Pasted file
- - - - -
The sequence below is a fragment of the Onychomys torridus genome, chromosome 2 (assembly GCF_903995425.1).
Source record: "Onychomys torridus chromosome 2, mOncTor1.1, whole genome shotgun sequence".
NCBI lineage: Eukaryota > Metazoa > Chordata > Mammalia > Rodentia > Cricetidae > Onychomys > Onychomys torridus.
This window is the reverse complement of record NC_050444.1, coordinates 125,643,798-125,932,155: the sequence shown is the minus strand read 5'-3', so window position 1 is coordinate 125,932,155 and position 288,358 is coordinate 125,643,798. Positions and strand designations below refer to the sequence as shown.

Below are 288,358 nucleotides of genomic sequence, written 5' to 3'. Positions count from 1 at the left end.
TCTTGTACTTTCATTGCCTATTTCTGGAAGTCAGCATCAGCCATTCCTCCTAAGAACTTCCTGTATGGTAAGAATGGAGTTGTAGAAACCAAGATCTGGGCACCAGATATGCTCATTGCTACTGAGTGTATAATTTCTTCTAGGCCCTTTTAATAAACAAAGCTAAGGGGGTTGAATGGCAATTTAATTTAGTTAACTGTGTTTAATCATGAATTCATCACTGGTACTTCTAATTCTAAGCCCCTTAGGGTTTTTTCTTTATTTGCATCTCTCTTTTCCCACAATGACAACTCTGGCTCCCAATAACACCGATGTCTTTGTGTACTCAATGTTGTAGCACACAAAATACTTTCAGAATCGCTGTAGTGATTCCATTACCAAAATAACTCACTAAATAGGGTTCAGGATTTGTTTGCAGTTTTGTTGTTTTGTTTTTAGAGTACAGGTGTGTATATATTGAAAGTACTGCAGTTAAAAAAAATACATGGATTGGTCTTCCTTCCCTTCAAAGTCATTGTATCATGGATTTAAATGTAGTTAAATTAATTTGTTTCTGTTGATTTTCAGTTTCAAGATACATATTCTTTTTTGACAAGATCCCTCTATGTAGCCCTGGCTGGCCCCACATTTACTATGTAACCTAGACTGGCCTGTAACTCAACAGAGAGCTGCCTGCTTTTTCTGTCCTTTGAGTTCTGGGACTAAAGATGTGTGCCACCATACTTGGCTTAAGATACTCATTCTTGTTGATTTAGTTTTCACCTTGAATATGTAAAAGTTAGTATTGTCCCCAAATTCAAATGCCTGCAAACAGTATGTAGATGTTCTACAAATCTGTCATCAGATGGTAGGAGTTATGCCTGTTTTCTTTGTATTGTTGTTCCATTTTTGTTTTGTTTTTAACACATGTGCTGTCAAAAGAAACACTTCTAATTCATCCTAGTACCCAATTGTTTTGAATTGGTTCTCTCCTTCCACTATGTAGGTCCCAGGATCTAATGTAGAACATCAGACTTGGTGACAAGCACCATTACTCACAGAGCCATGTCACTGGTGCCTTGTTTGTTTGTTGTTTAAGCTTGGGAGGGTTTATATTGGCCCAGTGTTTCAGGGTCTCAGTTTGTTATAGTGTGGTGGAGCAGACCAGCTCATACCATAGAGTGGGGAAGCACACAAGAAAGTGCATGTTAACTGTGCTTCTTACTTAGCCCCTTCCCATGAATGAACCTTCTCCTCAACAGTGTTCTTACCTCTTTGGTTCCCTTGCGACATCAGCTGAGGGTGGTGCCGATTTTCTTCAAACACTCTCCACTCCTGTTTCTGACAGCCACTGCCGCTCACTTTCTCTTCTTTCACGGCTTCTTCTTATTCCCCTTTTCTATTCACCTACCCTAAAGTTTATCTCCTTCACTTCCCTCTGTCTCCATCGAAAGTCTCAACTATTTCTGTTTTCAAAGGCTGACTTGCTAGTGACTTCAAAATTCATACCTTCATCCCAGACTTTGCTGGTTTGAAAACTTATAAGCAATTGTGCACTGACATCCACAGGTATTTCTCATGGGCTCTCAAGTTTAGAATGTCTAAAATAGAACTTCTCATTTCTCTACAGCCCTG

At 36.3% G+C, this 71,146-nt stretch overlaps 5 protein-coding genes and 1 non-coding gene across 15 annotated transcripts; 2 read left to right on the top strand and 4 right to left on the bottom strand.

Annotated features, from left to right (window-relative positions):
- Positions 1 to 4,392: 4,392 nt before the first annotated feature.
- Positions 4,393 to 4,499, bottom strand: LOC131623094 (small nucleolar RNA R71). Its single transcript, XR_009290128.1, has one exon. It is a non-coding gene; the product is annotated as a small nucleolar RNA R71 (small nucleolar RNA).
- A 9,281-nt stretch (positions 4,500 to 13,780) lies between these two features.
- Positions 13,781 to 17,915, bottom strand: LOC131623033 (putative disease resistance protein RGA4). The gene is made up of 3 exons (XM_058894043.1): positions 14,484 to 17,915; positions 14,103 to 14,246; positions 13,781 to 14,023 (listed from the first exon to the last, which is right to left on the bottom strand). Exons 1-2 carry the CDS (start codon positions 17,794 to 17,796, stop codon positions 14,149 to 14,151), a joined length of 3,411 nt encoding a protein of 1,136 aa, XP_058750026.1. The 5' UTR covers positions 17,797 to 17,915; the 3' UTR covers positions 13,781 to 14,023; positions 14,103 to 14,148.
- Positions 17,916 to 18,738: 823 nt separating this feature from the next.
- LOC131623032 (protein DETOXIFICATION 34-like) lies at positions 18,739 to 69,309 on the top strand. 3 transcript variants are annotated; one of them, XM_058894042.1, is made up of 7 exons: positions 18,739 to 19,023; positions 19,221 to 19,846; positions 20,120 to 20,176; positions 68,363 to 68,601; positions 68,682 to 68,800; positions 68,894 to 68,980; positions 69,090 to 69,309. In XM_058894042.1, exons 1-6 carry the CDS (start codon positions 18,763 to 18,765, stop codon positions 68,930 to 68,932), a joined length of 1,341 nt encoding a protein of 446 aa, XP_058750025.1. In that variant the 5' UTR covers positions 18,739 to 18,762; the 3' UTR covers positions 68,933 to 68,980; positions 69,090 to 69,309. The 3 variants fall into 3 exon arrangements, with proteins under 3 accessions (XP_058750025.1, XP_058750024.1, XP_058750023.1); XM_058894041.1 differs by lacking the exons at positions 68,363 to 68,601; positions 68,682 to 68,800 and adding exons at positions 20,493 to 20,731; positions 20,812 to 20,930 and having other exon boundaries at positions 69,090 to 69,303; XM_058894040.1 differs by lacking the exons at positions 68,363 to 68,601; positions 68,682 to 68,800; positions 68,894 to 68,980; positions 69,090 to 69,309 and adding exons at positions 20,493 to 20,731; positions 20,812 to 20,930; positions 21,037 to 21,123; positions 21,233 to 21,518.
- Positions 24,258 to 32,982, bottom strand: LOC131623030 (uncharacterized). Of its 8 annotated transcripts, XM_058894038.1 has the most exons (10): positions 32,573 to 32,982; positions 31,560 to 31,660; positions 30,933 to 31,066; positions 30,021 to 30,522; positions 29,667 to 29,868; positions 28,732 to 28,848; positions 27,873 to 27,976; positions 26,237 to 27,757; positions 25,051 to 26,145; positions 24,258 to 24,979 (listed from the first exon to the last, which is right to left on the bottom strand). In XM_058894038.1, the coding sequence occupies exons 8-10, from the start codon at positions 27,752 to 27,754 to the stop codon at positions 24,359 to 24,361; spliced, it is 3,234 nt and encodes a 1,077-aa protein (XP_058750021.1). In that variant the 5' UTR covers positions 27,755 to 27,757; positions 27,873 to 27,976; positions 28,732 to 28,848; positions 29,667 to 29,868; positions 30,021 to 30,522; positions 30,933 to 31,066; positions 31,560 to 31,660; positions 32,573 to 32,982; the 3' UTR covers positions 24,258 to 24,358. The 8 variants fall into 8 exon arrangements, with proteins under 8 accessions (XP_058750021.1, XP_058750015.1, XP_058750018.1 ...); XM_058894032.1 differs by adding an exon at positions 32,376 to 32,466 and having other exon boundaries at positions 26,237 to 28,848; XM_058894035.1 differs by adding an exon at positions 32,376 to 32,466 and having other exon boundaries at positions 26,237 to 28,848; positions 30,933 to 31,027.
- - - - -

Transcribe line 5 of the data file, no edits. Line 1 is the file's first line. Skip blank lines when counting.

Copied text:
Below are 288,358 nucleotides of genomic sequence, written 5' to 3'. Positions count from 1 at the left end.